It's hard to find a Thanksgiving table that doesn't have potatoes on it, but all too often that means a bowl of dry mashed potatoes or bland roasted ones. But as easy as it is to mess up potatoes, with a little technique it's almost as easy to make them one of the most delicious parts of the meal. Instead of settling for mediocre spuds on Turkey Day, wow your guests with dishes like super-gooey mashed potatoes packed with cheese, the crispiest roast potatoes you've ever had, or a comforting Polish-style potato and cabbage casserole.
Rich and Creamy Mashed Potatoes
Come Thanksgiving, my family is more likely to fight over how to make the mashed potatoes than anything else. I like them to be super creamy—if you feel the same, then boil Yukon Golds in their skin until tender, pass them through a ricer, and finish with lots of butter and cream. I'll be serving vegetarians on Thanksgiving, but if I weren't I would add savory chicken stock, too.
Ultra-Fluffy Mashed Potatoes
Prefer your mashed potatoes fluffy? Starch is your enemy—dicing the spuds and rinsing them well before and after cooking will get rid of excess starch and make the mashed potatoes super light. While I usually like creamier mashed potatoes, this recipe is the best for making gravy volcanoes.
Caramelized Vidalia Onion Mashed Potatoes
These mashed potatoes lean heavily to the creamy side—we pack them with butter, milk, sour cream, and cream cheese. But what sets them apart are caramelized Vidalia onions, which add textural contrast and a subtle sweetness. Your Thanksgiving prep schedule might be too packed for you to fit in the time to slowly caramelize onions, but fortunately our 15-minute technique works fine here.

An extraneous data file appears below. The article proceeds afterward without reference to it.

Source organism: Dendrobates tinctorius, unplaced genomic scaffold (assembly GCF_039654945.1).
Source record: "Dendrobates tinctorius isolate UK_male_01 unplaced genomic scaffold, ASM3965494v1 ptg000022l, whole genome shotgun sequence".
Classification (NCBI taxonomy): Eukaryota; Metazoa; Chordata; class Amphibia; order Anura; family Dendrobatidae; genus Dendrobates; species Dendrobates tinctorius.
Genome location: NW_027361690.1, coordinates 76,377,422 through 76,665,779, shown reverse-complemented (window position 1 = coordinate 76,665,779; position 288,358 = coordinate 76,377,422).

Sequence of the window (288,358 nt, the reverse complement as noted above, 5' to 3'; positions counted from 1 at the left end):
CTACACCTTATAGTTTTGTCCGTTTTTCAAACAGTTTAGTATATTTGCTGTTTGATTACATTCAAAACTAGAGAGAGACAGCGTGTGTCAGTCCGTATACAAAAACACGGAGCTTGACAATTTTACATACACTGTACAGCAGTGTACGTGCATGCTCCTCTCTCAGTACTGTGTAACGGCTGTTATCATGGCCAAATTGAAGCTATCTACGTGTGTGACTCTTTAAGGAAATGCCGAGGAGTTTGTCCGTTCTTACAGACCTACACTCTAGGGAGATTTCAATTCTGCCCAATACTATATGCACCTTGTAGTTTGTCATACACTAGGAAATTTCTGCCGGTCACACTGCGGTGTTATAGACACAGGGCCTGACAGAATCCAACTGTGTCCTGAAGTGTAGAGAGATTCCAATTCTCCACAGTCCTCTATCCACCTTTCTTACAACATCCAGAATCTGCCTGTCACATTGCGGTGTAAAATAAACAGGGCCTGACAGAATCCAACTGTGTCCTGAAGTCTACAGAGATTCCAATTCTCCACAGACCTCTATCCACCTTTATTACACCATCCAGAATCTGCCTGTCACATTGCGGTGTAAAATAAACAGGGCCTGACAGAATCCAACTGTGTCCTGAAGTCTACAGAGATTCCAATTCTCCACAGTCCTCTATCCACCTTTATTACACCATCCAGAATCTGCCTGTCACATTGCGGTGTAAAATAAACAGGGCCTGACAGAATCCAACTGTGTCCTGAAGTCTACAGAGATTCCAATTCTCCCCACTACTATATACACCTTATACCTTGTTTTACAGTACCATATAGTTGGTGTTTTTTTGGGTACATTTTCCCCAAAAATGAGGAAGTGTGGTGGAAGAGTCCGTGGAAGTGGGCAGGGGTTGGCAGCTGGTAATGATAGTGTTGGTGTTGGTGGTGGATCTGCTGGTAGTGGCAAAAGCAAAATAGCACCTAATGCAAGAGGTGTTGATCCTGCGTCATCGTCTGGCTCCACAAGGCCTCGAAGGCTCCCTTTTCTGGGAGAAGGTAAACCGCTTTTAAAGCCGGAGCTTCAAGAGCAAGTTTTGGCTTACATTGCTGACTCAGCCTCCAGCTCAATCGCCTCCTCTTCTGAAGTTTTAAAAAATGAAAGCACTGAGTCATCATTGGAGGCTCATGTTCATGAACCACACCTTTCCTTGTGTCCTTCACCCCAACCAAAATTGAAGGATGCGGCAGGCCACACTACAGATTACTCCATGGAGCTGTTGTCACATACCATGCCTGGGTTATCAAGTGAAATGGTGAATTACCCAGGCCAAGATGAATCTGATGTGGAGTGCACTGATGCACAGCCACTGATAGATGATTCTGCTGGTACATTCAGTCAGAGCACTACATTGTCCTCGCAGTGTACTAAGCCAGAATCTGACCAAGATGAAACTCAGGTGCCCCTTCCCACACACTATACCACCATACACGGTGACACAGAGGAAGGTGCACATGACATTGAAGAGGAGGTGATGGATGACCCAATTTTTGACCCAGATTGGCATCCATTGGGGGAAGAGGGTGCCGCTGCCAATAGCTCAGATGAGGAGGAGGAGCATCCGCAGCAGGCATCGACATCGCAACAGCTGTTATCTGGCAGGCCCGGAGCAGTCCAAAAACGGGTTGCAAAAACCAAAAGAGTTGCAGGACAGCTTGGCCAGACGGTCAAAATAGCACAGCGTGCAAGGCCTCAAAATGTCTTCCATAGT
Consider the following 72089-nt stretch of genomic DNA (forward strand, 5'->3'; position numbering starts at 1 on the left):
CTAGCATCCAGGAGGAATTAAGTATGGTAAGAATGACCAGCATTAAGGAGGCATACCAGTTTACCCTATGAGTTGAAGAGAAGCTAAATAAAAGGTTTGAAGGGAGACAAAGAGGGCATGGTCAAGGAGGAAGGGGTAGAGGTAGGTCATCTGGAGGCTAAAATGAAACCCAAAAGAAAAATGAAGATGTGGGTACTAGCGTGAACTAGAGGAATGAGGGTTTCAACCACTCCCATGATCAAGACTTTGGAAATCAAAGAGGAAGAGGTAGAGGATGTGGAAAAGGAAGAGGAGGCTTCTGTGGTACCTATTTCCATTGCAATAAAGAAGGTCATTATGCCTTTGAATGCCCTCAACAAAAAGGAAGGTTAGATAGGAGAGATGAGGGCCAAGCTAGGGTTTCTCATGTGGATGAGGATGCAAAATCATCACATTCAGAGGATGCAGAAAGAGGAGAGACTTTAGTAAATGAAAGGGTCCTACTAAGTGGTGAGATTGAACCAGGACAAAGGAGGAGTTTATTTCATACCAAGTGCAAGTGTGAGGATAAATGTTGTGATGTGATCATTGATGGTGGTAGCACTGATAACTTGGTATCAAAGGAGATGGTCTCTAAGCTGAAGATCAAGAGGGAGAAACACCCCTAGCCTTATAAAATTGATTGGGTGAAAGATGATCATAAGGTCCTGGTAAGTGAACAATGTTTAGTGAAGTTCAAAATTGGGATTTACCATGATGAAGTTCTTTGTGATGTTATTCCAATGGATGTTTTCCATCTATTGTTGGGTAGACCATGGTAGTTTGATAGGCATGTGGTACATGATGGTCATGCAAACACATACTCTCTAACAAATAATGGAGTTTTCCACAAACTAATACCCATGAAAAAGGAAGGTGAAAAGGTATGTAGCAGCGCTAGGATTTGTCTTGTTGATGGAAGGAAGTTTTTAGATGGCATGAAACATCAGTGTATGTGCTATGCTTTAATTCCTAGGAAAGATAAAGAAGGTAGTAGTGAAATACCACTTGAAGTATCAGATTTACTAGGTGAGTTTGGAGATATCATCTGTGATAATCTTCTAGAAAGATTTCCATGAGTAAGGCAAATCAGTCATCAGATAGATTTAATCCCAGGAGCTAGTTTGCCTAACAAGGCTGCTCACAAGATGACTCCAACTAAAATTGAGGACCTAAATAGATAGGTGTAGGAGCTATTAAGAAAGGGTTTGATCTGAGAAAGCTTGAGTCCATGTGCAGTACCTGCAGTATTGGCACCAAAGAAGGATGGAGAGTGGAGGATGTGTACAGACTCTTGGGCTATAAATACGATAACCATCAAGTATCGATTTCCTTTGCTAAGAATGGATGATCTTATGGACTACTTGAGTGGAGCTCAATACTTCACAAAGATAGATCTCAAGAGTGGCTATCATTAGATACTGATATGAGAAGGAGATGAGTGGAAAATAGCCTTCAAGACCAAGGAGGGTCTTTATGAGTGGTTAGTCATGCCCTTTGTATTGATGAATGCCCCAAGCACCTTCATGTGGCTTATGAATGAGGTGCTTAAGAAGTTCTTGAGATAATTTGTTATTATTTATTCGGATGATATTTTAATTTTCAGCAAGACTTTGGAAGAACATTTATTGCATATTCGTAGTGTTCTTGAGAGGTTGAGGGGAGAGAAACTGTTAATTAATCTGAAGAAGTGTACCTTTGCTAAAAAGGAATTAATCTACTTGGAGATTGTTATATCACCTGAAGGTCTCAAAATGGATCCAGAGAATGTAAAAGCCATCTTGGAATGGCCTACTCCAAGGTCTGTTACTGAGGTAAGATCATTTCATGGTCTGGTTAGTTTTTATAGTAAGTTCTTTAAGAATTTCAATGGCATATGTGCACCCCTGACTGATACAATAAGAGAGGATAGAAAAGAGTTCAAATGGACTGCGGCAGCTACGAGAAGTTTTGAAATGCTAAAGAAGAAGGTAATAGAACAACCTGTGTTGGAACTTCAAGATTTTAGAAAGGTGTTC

Pommes Aligot (Cheesy Mashed Potatoes)
Thanksgiving is a time for excess, and if our rich and creamy mashed potatoes still aren't quite luxurious enough for you, then you have to check out pommes aligot. This traditional French dish packs potatoes with so much melted cheese that it practically looks like fondue. For the most interesting flavor we like to use a mix of Alpine cheeses like Swiss, Gruyère, and Comté.
Roasted, Fried, and More
The Best Roast Potatoes Ever
We have lots of roast potato recipes, but if you're just going to try one then this is it. We par-boil the potatoes in alkaline water and toss them in fat aggressively before roasting, which builds up a starchy slurry on their exteriors. You end up with potatoes that are creamy on the inside and ridiculously crispy on the outside.
Colombian-Style Salt-Crusted New Potatoes
I have a few relatives who always want more salt on their food, so to make them happy I might bring out this recipe come Turkey Day. All you have to do is simmer small new potatoes in very salty water until all the water has evaporated—you are left with tender potatoes with crispy salt crusts.
Extra-Crispy Herb-Roasted New Potatoes
Trying to keep your sodium intake (somewhat) in check? This recipe starts with the same technique of simmering the potatoes in salty water until the pot is dry, but then we rinse off the excess salt and finish the potatoes in the oven. We flavor the potatoes with herb butter twice—once before roasting and again right after they come out of the oven.
Ultra-Crispy New Potatoes With Garlic, Herbs, and Lemon